In 1865 an old man came to San Saba County in search of an ancient, well-used furnace. For several days he searched the countryside alone, obviously not finding what he was looking for.

He finally told several ranchers in the area his story in return for their help locating the furnace. In 1835 he and his partner were engaged in mining with thirty-five Mexicans. Their mine was near the Little Llano River and was rich in gold and silver ore.

They had taken out about 1200 pounds of gold and silver which they had buried along with $500 in Mexican silver coin. It was their custom to conceal the opening to the mine at the end of each month and then spend a month crushing the rocks and preparing the ore in the furnace. In this manner, they did not fear someone working the mine while they were busy at the furnace.

They had just completed burying a month’s supply when Indians swooped down on them, killing all but two Americans and a Mexican girl. They were spared the fate of their friends because they were in the spring some distance away from the furnace. The three survivors stayed just long enough to pick up a few of their supplies before leaving.

He went on to say that the treasure was buried on a high hill, half a mile due north from the furnace. In a direct line between the treasure and the furnace was an old oak tree that had a rock in a knothole in the trunk. The older man offered $500 to anyone who could help him find the furnace.

Dozens of people turned out to help in the search, which proved to be unrewarding. The older man then informed the ranchers that his partner had gone with the girl to Mexico City, where they had filed a plat of the mine in the Archives. Since Texas was a part of Mexico at that time, there was a law requiring anyone engaged in mining to file a plat of their mine at the capital city. A copy of that plat was made by his partner, who always kept it with him.

The partner had married the Mexican girl and, when last heard from, was living in St. Louis, Missouri. The older man started on the long ride to St. Louis to try and locate his old partner. He hoped to let him return to the area to assist in locating the burial site. A few days later, the ranchers heard that the older man was over in Williamson County, mounting his horse, when his gun accidentally fired, killing him instantly.

No other attempts were made to locate the furnace until 1878, when a man named Medlin heard of the story. Every day, while herding sheep, he searched for the furnace. Finally, nearly a year later, he found it. The furnace was in ruins, but from there, he could locate the spring, a tree with a rock in the knothole, and most importantly, the high hill half a mile due north. He spent all his spare time searching for the treasure but found nothing.

He did find, on digging at the furnace, the skeleton of a man and, by its side, a miner’s spoon made of burnt soapstone, used for amalgamating minerals with quicksilver.

Medlin eventually gave up and moved to South America. Before he left, he told a rancher’s daughter, Nancy Bower, what he had found and where the cache was supposed to be. Nancy had no problem locating the old furnace but searching as she could, she could find no trace of the buried fortune.

This treasure has been searched for over the years but has not been found. A trip to the Mexican Archives could turn up an old plat of the mine and surrounding country, which could help in a search.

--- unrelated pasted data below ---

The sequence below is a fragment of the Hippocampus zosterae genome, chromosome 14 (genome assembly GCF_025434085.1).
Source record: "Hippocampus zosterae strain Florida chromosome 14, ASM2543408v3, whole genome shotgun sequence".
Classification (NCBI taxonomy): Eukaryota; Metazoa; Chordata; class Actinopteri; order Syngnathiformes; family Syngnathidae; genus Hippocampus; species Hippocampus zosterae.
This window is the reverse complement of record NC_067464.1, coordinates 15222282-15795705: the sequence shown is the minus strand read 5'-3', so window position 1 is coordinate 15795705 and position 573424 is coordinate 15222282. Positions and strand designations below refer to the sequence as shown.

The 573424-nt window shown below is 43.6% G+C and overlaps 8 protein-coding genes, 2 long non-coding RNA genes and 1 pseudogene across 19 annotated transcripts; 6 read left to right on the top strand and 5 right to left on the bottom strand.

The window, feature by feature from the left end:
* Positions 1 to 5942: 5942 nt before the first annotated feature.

In 1886, five men robbed a bank in Monterrey, Mexico, escaping with $18,000 in gold coins. Mexican law enforcement officers were hot on their trail, and before they reached the border, two bandits were shot and killed by the Rurales.

Their luck was no better on the Texas side of the border, where Rangers dispatched two more. The lone survivor made his way to the area around the Clear Fork of the Brazos River and dropped out of sight.
Keeping to back trails, he drifted across the abandoned army post of Fort Belknap.

Knowing that the odds of getting away were against him as long as he carried the heavy gold, he decided to bury the loot. At night, he stole a shovel, a bean pot, and a wagon rod from a nearby ranch.

Stashing the money in the pot, he then buried it. He drove the wagon rod into the ground above the gold until just half of the ring protruded about the surface. This marker would enable him to find the cache later.

Not long after, two XIT Ranch employees, Belas Carter and a man named Jackson, were sent on a roundup to the LFD Ranch. While crossing the Pecos River 20 miles south of Roswell, New Mexico, they stopped to watch a group of riders going downriver. Suddenly, they saw two horses and riders race off at breakneck speed, then stop and race back. Carter and Jackson saw one of the men fall from his horse immediately following a gunshot. The remaining men rode off together. Carter and Jackson never knew the reason for the killing.

They rode toward the man’s outstretched body. They could see he was dying, and there was little anyone could do. The dying man was the lone survivor of the Monterrey robbery. Grateful for any help, he told them about the robbery and that a waybill to the cache was in the handle of his warbag, he then died later on.

The waybill said the cache was one mile from Fort Belknap but didn’t say which direction. The cache would be found taking 256 steps north from a small creek and then going 86 steps west along a shallow forked by a prickly pear. From there, he would see the ring with three rocks around it.

Carter and Jackson searched many times but without success. The $18,000 in gold is buried within a mile of old Fort Belknap.


Silver ingots worth $2,000,000 or more may lie hidden in Hendricks Lake in Harrison County, Texas. Historical evidence supports that the treasure was dumped into the lake to conceal it from approaching Spanish soldiers.

In the spring of 1816, Gaspar Trammel was driving north with six wagon loads of silver booty Lafitte had taken from the Spanish SANTA ROSA. The pirate had hired Trammel to transport the boot to St. Louis. While he and his party were camped near Hendricks Lake, a scout rushed up with a word that soldiers were on their trail.